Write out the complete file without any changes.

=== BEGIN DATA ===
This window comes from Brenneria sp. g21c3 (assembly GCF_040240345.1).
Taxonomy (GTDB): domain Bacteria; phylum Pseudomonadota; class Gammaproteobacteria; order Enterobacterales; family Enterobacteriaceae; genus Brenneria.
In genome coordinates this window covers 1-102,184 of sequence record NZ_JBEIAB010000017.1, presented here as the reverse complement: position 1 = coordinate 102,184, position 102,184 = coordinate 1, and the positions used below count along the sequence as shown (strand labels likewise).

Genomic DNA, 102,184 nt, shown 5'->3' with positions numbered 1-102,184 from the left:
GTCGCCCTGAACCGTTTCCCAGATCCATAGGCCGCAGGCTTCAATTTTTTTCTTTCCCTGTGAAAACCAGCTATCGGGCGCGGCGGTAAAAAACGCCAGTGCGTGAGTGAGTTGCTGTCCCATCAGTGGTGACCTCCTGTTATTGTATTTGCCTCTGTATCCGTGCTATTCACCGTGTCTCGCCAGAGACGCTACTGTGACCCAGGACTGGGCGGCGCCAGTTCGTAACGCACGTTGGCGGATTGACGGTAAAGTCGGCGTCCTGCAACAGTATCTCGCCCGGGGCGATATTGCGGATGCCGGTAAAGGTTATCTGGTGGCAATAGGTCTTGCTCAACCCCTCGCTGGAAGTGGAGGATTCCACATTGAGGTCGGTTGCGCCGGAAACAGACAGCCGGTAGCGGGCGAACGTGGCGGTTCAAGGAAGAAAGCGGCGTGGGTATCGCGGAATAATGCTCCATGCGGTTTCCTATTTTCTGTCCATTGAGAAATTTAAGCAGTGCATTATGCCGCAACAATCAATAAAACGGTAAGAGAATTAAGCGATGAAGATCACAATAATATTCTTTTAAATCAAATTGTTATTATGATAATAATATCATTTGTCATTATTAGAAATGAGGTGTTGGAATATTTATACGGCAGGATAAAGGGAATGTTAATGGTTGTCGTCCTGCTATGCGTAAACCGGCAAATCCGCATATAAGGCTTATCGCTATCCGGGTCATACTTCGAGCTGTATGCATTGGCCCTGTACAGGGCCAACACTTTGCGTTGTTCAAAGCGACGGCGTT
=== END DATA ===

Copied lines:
This window comes from Brenneria sp. g21c3 (assembly GCF_040240345.1).
Taxonomy (GTDB): domain Bacteria; phylum Pseudomonadota; class Gammaproteobacteria; order Enterobacterales; family Enterobacteriaceae; genus Brenneria.
In genome coordinates this window covers 1-102,184 of sequence record NZ_JBEIAB010000017.1, presented here as the reverse complement: position 1 = coordinate 102,184, position 102,184 = coordinate 1, and the positions used below count along the sequence as shown (strand labels likewise).

Genomic DNA, 102,184 nt, shown 5'->3' with positions numbered 1-102,184 from the left:
GTCGCCCTGAACCGTTTCCCAGATCCATAGGCCGCAGGCTTCAATTTTTTTCTTTCCCTGTGAAAACCAGCTATCGGGCGCGGCGGTAAAAAACGCCAGTGCGTGAGTGAGTTGCTGTCCCATCAGTGGTGACCTCCTGTTATTGTATTTGCCTCTGTATCCGTGCTATTCACCGTGTCTCGCCAGAGACGCTACTGTGACCCAGGACTGGGCGGCGCCAGTTCGTAACGCACGTTGGCGGATTGACGGTAAAGTCGGCGTCCTGCAACAGTATCTCGCCCGGGGCGATATTGCGGATGCCGGTAAAGGTTATCTGGTGGCAATAGGTCTTGCTCAACCCCTCGCTGGAAGTGGAGGATTCCACATTGAGGTCGGTTGCGCCGGAAACAGACAGCCGGTAGCGGGCGAACGTGGCGGTTCAAGGAAGAAAGCGGCGTGGGTATCGCGGAATAATGCTCCATGCGGTTTCCTATTTTCTGTCCATTGAGAAATTTAAGCAGTGCATTATGCCGCAACAATCAATAAAACGGTAAGAGAATTAAGCGATGAAGATCACAATAATATTCTTTTAAATCAAATTGTTATTATGATAATAATATCATTTGTCATTATTAGAAATGAGGTGTTGGAATATTTATACGGCAGGATAAAGGGAATGTTAATGGTTGTCGTCCTGCTATGCGTAAACCGGCAAATCCGCATATAAGGCTTATCGCTATCCGGGTCATACTTCGAGCTGTATGCATTGGCCCTGTACAGGGCCAACACTTTGCGTTGTTCAAAGCGACGGCGTT